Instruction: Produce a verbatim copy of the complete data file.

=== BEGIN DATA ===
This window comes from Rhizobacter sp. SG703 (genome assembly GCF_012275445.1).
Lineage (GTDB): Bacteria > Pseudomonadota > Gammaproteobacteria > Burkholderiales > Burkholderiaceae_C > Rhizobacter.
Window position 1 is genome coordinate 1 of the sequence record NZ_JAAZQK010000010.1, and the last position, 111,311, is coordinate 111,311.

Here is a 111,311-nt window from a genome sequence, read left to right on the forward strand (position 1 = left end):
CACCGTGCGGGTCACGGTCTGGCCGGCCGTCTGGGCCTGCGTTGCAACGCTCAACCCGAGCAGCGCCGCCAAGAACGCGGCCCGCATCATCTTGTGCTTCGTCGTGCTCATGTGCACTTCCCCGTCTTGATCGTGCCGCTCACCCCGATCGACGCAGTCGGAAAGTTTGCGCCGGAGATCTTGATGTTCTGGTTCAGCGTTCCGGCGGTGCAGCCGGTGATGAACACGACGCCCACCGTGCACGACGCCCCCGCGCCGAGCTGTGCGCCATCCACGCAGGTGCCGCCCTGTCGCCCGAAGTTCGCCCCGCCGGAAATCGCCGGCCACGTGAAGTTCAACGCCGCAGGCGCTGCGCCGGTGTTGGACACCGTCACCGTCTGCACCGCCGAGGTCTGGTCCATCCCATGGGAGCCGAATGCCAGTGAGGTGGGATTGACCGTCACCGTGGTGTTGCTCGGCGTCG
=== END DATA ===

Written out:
This window comes from Rhizobacter sp. SG703 (genome assembly GCF_012275445.1).
Lineage (GTDB): Bacteria > Pseudomonadota > Gammaproteobacteria > Burkholderiales > Burkholderiaceae_C > Rhizobacter.
Window position 1 is genome coordinate 1 of the sequence record NZ_JAAZQK010000010.1, and the last position, 111,311, is coordinate 111,311.

Here is a 111,311-nt window from a genome sequence, read left to right on the forward strand (position 1 = left end):
CACCGTGCGGGTCACGGTCTGGCCGGCCGTCTGGGCCTGCGTTGCAACGCTCAACCCGAGCAGCGCCGCCAAGAACGCGGCCCGCATCATCTTGTGCTTCGTCGTGCTCATGTGCACTTCCCCGTCTTGATCGTGCCGCTCACCCCGATCGACGCAGTCGGAAAGTTTGCGCCGGAGATCTTGATGTTCTGGTTCAGCGTTCCGGCGGTGCAGCCGGTGATGAACACGACGCCCACCGTGCACGACGCCCCCGCGCCGAGCTGTGCGCCATCCACGCAGGTGCCGCCCTGTCGCCCGAAGTTCGCCCCGCCGGAAATCGCCGGCCACGTGAAGTTCAACGCCGCAGGCGCTGCGCCGGTGTTGGACACCGTCACCGTCTGCACCGCCGAGGTCTGGTCCATCCCATGGGAGCCGAATGCCAGTGAGGTGGGATTGACCGTCACCGTGGTGTTGCTCGGCGTCG